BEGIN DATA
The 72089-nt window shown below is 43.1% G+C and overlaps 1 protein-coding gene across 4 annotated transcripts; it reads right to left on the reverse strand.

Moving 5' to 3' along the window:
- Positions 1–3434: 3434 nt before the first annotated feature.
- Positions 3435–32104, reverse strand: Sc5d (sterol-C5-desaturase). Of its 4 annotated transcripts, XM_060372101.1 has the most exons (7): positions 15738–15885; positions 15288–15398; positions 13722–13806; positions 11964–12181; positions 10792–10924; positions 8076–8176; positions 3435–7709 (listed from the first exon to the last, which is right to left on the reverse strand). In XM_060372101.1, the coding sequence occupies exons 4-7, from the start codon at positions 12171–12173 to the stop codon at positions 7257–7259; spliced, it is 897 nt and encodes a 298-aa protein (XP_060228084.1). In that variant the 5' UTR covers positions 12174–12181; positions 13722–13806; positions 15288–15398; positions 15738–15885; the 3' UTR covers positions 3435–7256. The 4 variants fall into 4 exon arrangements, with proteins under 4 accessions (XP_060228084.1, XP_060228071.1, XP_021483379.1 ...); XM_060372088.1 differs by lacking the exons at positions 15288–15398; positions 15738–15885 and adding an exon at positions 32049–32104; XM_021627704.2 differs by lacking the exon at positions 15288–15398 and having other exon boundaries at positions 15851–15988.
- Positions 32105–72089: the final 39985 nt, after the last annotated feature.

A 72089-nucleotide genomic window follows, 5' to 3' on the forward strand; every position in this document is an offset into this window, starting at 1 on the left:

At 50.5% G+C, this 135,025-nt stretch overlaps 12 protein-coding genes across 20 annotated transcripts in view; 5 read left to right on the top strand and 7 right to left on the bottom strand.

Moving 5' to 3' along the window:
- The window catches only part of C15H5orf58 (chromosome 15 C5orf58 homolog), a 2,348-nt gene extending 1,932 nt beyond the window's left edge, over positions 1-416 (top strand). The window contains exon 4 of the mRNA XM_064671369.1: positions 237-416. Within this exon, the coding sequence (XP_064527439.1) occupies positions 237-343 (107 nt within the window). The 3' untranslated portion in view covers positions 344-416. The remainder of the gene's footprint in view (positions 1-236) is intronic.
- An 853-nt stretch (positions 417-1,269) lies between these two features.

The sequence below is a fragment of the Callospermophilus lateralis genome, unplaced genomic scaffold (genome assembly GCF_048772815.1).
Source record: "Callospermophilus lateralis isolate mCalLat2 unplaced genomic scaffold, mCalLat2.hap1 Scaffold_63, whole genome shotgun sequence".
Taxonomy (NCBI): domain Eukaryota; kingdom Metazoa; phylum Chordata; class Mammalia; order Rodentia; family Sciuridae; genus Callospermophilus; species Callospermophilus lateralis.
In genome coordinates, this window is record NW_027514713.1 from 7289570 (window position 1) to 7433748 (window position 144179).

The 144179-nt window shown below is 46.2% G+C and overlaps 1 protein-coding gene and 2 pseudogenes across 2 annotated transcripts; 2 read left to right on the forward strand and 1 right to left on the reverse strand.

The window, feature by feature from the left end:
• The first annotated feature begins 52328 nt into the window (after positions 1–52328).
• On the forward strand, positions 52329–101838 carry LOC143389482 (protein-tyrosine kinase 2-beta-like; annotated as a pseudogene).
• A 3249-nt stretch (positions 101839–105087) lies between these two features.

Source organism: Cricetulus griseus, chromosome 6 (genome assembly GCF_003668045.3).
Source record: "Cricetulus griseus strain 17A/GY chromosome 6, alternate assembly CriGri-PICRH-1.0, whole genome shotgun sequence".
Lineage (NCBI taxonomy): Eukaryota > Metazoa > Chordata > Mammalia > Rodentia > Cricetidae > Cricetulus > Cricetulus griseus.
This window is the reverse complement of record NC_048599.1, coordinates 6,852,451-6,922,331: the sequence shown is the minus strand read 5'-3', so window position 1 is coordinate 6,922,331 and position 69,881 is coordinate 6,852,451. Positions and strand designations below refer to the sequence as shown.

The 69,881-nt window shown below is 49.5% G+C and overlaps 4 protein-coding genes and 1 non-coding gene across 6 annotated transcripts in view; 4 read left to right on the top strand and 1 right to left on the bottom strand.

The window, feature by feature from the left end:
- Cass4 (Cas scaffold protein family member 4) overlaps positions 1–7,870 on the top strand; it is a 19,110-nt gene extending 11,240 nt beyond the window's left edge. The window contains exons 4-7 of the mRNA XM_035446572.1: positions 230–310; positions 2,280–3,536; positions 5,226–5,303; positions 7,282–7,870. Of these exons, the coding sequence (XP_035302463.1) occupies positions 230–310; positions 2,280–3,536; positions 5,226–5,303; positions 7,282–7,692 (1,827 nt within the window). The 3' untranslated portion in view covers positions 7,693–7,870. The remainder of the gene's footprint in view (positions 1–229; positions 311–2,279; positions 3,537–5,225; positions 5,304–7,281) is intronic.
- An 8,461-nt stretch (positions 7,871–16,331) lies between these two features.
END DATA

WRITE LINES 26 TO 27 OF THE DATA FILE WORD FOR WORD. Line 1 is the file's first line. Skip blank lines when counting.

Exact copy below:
- Cass4 (Cas scaffold protein family member 4) overlaps positions 1–7,870 on the top strand; it is a 19,110-nt gene extending 11,240 nt beyond the window's left edge. The window contains exons 4-7 of the mRNA XM_035446572.1: positions 230–310; positions 2,280–3,536; positions 5,226–5,303; positions 7,282–7,870. Of these exons, the coding sequence (XP_035302463.1) occupies positions 230–310; positions 2,280–3,536; positions 5,226–5,303; positions 7,282–7,692 (1,827 nt within the window). The 3' untranslated portion in view covers positions 7,693–7,870. The remainder of the gene's footprint in view (positions 1–229; positions 311–2,279; positions 3,537–5,225; positions 5,304–7,281) is intronic.
- An 8,461-nt stretch (positions 7,871–16,331) lies between these two features.